In the first week of January, a Facebook page encouraging toymaker Mattel to produce a bald Barbie doll suddenly went viral.
In a matter of weeks, the page—“Beautiful and Bald Barbie! Let’s see if we can get it made
”—grew from a couple of friends with a cause to a movement of more than 100,000 people worldwide.
The call for the special-edition doll was issued to help girls with
self-esteem issues stemming from hair loss due to cancer treatments,
alopecia, or trichotillomania, as well as to help girls who have trouble
coping with their mother’s hair loss as a result of chemotherapy.
Mainstream media picked up on the story, and by Jan. 13 a Google News
search for “Bald Barbie” would generate more than 450 stories from news
outlets around the world. This was amazing news for the cause.
Far less amazing (at least not amazing in a good way) was Mattel’s response; it remained completely silent—no
statement whatsoever. The company’s tight lips forced the media to use
the company’s most recent response to people proposing new Barbie dolls:
“Mattel doesn’t accept ideas from outside sources.”
The toymaker was so absent from the social conversation that it seemed
the brand was doing zero monitoring of the Barbie community.
You snooze, you lose
The social community was vociferous in noting that Mattel had nothing to
lose and everything to gain from producing Beautiful and Bald Barbie.
Considering the company’s questionable choices with Barbie in the
past—see Tattoo Barbie
—it made sense for Mattel to be nimble and seize the day when the story broke four months ago.
It could have produced the doll to support its Mattel Children’s Hospital
, or as part of the company’s limited-edition collection. Instead, it did nothing.
Enter the competition, and proof positive of the adage that “when you
snooze, you lose.” In February, Mattel competitor MGA—maker of Bratz and
Moxie Girlz dolls—announced its new line of “True Hope” Bratz/Moxie
Girlz. The line will feature four girls and two boys, available this
June. MGA will sell its “True Hope” dolls at Toys “R” Us, donating $1
from every doll sold to City of Hope
for cancer research.
(Check out the news release here
Two weeks ago—that’s three months
after the Facebook page appeared—Mattel announced the creation of a Bald Friend of Barbie
for distribution to children’s hospitals and charities in 2013. Company
spokesman Alan Hilowitz was quick to point out that Mattel did not
create the doll in response to the Facebook page, but rather because
“they helped us realize how important this was for us to do.”
Props for your community
With social media, it’s imperative to listen to your community, to
respond, to help, and to engage. Mattel failed in all these aspects.
When the company finally did respond, it didn’t give its community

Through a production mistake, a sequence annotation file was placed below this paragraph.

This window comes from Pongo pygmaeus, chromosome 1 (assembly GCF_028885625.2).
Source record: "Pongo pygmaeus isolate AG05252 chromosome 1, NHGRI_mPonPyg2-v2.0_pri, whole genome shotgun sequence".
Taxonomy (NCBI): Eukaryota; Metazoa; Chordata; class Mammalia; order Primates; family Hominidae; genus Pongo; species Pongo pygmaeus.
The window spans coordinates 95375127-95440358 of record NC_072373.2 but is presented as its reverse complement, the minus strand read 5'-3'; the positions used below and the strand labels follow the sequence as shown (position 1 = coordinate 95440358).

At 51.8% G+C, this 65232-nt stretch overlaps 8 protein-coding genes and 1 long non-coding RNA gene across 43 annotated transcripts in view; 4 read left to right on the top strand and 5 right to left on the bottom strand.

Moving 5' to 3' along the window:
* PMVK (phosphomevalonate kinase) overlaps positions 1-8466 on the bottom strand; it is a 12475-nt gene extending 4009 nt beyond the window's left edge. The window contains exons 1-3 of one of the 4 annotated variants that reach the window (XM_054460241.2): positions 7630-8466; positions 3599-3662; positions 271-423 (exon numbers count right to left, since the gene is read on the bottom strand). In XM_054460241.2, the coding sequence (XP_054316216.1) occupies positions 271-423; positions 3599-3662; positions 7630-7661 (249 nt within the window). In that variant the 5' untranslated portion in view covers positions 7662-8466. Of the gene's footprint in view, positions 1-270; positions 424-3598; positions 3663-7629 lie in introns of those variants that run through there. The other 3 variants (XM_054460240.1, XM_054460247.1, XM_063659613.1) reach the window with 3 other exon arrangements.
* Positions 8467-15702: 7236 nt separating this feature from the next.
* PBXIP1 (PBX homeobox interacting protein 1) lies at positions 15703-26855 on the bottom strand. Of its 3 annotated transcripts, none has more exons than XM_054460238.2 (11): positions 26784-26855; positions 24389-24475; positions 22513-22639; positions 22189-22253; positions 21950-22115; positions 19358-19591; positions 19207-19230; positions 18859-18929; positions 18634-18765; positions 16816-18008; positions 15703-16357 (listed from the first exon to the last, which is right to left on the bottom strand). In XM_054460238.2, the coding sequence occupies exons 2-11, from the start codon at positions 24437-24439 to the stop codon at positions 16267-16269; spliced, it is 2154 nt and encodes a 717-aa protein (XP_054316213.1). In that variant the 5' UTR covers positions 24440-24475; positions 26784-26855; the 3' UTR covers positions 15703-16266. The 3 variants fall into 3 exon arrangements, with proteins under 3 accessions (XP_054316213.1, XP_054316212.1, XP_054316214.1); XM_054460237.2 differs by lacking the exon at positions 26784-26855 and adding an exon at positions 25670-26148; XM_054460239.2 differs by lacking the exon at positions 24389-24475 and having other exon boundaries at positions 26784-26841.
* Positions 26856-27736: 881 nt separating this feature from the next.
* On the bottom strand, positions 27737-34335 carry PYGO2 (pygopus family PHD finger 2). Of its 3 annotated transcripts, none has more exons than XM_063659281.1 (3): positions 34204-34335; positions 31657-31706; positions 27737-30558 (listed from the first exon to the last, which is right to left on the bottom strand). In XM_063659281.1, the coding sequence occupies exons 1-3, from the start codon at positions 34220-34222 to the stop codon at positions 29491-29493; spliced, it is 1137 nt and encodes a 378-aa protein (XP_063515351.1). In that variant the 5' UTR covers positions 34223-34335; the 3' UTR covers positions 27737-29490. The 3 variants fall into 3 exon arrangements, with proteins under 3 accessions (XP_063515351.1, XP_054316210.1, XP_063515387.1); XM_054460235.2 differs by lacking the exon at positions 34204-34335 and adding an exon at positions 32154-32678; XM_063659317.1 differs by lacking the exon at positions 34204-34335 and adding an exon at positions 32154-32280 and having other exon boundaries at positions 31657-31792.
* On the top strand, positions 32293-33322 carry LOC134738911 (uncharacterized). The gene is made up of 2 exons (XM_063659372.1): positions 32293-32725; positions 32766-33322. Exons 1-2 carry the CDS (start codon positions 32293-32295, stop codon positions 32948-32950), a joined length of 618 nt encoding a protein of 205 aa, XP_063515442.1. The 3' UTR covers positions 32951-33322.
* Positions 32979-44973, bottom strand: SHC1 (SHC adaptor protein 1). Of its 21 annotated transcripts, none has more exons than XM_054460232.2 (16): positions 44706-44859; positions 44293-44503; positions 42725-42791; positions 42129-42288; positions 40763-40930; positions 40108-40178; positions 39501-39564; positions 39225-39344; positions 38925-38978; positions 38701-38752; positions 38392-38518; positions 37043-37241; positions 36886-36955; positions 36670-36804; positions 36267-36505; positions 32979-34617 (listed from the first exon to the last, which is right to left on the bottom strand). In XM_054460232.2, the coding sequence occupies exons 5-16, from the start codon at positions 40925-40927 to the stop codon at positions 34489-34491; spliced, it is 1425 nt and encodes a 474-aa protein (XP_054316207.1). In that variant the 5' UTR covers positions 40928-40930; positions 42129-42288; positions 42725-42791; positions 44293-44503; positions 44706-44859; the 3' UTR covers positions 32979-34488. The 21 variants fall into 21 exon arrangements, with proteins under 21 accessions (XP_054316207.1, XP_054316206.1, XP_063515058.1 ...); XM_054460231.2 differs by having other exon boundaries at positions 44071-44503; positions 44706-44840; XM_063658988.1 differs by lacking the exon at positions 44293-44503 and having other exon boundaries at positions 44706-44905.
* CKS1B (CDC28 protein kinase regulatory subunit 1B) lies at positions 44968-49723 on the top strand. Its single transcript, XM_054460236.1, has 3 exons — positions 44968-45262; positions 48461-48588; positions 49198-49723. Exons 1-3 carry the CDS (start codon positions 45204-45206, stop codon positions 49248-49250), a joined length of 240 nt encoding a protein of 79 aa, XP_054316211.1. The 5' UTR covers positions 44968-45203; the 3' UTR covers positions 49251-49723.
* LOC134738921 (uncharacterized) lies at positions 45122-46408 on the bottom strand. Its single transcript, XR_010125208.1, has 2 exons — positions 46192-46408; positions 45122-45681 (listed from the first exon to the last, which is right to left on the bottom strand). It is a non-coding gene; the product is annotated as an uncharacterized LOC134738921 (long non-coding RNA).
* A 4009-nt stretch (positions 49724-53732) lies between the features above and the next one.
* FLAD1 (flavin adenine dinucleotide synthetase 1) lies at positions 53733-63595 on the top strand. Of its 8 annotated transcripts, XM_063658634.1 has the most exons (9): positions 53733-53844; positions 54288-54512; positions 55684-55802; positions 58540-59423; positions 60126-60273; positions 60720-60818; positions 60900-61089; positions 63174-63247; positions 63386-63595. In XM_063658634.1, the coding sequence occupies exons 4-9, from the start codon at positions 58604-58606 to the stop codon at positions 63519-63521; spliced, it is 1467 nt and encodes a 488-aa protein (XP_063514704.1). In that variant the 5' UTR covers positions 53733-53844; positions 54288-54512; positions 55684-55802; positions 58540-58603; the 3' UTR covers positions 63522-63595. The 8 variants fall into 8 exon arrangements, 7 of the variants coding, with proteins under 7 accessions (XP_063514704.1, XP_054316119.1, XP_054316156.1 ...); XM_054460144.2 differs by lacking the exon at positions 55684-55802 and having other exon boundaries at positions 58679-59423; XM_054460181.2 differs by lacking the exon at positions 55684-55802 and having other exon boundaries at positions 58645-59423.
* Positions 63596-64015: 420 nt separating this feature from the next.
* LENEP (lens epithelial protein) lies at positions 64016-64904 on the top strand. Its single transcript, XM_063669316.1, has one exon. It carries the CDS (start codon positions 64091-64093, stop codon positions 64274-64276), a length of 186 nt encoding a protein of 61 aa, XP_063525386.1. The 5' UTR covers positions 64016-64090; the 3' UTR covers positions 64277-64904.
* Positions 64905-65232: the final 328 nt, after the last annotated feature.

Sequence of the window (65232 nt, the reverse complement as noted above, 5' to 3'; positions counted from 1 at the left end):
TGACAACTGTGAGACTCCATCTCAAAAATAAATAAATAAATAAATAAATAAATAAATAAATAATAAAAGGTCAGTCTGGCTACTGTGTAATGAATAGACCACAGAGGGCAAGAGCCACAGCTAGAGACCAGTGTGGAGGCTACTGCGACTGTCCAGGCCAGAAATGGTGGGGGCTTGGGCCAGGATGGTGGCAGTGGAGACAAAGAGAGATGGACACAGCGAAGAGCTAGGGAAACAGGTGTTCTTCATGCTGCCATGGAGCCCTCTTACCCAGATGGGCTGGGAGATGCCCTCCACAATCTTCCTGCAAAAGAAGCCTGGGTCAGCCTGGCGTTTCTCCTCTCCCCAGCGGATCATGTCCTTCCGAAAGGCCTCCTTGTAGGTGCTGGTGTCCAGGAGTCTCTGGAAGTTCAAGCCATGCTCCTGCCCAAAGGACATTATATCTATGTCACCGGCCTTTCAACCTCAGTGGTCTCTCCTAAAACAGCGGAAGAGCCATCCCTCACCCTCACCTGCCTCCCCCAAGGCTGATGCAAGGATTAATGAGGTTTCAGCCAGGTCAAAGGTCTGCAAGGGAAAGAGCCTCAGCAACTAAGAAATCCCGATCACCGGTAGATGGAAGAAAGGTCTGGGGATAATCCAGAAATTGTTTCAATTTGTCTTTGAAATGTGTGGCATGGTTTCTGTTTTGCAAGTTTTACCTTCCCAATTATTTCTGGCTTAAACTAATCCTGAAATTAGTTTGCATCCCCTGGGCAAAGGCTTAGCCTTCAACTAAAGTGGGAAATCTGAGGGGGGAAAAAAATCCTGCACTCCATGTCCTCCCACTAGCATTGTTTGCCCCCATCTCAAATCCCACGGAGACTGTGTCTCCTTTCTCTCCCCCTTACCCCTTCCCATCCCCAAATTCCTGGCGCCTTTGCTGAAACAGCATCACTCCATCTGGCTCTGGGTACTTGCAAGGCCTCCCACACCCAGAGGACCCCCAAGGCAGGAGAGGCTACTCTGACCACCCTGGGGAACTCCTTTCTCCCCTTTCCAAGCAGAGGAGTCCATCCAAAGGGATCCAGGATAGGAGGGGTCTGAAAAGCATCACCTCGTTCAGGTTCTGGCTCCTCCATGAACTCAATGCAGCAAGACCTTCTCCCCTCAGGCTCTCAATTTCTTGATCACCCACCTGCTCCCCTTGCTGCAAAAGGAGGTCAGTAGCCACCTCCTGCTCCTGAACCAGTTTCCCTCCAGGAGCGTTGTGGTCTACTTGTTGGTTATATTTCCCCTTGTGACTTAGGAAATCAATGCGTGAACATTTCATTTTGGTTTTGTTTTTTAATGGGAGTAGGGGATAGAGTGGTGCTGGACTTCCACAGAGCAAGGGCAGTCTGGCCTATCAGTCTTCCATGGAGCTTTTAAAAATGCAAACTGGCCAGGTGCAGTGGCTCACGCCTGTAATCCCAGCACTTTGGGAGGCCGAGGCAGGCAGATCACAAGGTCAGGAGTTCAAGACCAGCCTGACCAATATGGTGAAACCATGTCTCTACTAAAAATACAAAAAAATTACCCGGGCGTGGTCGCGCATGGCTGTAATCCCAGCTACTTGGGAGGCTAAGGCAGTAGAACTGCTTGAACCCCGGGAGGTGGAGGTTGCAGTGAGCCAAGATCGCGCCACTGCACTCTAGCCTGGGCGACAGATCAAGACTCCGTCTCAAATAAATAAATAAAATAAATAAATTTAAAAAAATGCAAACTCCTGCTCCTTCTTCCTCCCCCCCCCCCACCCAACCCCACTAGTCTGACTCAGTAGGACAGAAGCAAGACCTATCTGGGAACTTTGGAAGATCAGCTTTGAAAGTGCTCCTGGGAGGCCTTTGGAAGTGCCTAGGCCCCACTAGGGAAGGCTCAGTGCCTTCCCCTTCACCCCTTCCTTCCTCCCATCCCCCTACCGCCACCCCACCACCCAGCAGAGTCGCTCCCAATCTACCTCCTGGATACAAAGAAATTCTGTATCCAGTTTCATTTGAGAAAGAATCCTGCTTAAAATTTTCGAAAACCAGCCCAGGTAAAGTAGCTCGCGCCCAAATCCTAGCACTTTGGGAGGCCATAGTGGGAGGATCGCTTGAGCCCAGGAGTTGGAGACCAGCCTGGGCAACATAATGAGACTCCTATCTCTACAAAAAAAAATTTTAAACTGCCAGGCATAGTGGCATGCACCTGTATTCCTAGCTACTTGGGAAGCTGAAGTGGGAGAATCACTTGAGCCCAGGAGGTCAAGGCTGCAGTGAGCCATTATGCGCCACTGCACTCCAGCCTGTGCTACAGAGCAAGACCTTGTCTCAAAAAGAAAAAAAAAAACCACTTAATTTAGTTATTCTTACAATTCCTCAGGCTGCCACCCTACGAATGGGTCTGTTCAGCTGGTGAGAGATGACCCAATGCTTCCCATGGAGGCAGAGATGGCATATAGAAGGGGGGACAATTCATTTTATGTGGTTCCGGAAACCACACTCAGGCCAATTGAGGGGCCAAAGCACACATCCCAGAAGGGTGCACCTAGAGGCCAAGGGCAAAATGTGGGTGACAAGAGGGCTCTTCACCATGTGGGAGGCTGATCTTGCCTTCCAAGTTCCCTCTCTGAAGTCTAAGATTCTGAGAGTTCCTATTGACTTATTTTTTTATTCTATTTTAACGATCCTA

credit for a great idea.
In the three months it took Mattel to finally say “I do” to Beautiful
and Bald (Friend of) Barbie, media coverage slackened and a competitor
had claimed Barbie’s space in the world of social good. But the
community never gave up.
Mattel may ultimately reap praise for producing Bald Friend of Barbie,
but it’s important to note the toymaker ignored its community for so
long. All it needed to do was say, “We’ll do it!” when interest
exploded—in January. To ignore a brand community for three months is a
lifetime when it comes to the news cycle and the world of social media.
Mattel clearly missed the boat and, with it, a wave of positive press
and major sales. When it comes to being social, brands must be willing
to listen, engage, and react swiftly to their community. They must be
trend spotters and trend setters, and they must pounce on the next big
thing, especially when the fans who drive sales are giving you such
clear and fervent calls to action.
Mattel’s slow “We’re the company, we know what we’re doing” response has
gone the way of the dodo. Barbie fans called—and Bratz answered.
Had Mattel been timely with a positive response to the call for Bald
Barbie, it would be happily driving its pink Beach Cruiser into the
hearts, minds, and wallets of consumers. Instead, the company minimized
its opportunity to do a lot of social good and to do right by its
Consider this a cautionary tale that reinforces the need for brands to
be nimble and seize the day when consumers come knocking.
Deborah Weinstein is co-founder, partner and president of Strategic Objectives. Headquartered in Toronto, Strategic Objectives is IABC/Toronto PR Agency of the Year 2011 and 2009. Follow Deborah on Twitter @DebWeinstein. A version of this story first appeared on the agency's blog.